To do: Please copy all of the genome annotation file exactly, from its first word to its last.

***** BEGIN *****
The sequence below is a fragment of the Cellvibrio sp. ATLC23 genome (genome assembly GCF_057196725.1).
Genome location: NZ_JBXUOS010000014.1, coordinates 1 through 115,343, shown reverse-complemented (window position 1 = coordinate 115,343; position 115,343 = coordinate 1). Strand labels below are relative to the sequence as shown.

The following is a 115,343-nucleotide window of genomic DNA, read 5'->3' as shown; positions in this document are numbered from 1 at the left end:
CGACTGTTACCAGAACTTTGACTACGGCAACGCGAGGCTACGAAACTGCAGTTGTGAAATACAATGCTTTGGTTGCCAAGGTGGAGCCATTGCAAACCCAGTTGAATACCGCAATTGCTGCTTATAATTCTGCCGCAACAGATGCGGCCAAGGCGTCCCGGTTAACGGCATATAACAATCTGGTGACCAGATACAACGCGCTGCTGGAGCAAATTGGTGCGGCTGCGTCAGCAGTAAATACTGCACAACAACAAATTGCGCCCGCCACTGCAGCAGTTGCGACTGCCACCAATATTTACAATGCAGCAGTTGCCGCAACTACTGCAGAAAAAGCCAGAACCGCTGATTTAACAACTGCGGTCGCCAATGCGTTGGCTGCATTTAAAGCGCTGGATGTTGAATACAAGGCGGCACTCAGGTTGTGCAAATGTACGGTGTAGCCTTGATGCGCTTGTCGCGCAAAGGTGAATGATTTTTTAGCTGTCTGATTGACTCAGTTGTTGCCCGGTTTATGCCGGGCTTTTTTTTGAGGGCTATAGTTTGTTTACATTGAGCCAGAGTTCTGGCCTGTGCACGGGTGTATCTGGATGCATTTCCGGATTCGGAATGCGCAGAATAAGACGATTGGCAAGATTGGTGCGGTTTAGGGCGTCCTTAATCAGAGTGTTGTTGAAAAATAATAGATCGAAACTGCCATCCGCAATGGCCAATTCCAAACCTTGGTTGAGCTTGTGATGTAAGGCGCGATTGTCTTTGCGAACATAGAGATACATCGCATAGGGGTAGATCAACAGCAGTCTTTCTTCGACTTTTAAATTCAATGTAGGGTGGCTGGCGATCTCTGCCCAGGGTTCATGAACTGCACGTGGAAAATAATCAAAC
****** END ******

The sequence below is a fragment of the Cellvibrio sp. ATLC23 genome (genome assembly GCF_057196725.1).
Genome location: NZ_JBXUOS010000014.1, coordinates 1 through 115,343, shown reverse-complemented (window position 1 = coordinate 115,343; position 115,343 = coordinate 1). Strand labels below are relative to the sequence as shown.

The following is a 115,343-nucleotide window of genomic DNA, read 5'->3' as shown; positions in this document are numbered from 1 at the left end:
CGACTGTTACCAGAACTTTGACTACGGCAACGCGAGGCTACGAAACTGCAGTTGTGAAATACAATGCTTTGGTTGCCAAGGTGGAGCCATTGCAAACCCAGTTGAATACCGCAATTGCTGCTTATAATTCTGCCGCAACAGATGCGGCCAAGGCGTCCCGGTTAACGGCATATAACAATCTGGTGACCAGATACAACGCGCTGCTGGAGCAAATTGGTGCGGCTGCGTCAGCAGTAAATACTGCACAACAACAAATTGCGCCCGCCACTGCAGCAGTTGCGACTGCCACCAATATTTACAATGCAGCAGTTGCCGCAACTACTGCAGAAAAAGCCAGAACCGCTGATTTAACAACTGCGGTCGCCAATGCGTTGGCTGCATTTAAAGCGCTGGATGTTGAATACAAGGCGGCACTCAGGTTGTGCAAATGTACGGTGTAGCCTTGATGCGCTTGTCGCGCAAAGGTGAATGATTTTTTAGCTGTCTGATTGACTCAGTTGTTGCCCGGTTTATGCCGGGCTTTTTTTTGAGGGCTATAGTTTGTTTACATTGAGCCAGAGTTCTGGCCTGTGCACGGGTGTATCTGGATGCATTTCCGGATTCGGAATGCGCAGAATAAGACGATTGGCAAGATTGGTGCGGTTTAGGGCGTCCTTAATCAGAGTGTTGTTGAAAAATAATAGATCGAAACTGCCATCCGCAATGGCCAATTCCAAACCTTGGTTGAGCTTGTGATGTAAGGCGCGATTGTCTTTGCGAACATAGAGATACATCGCATAGGGGTAGATCAACAGCAGTCTTTCTTCGACTTTTAAATTCAATGTAGGGTGGCTGGCGATCTCTGCCCAGGGTTCATGAACTGCACGTGGAAAATAATCAAAC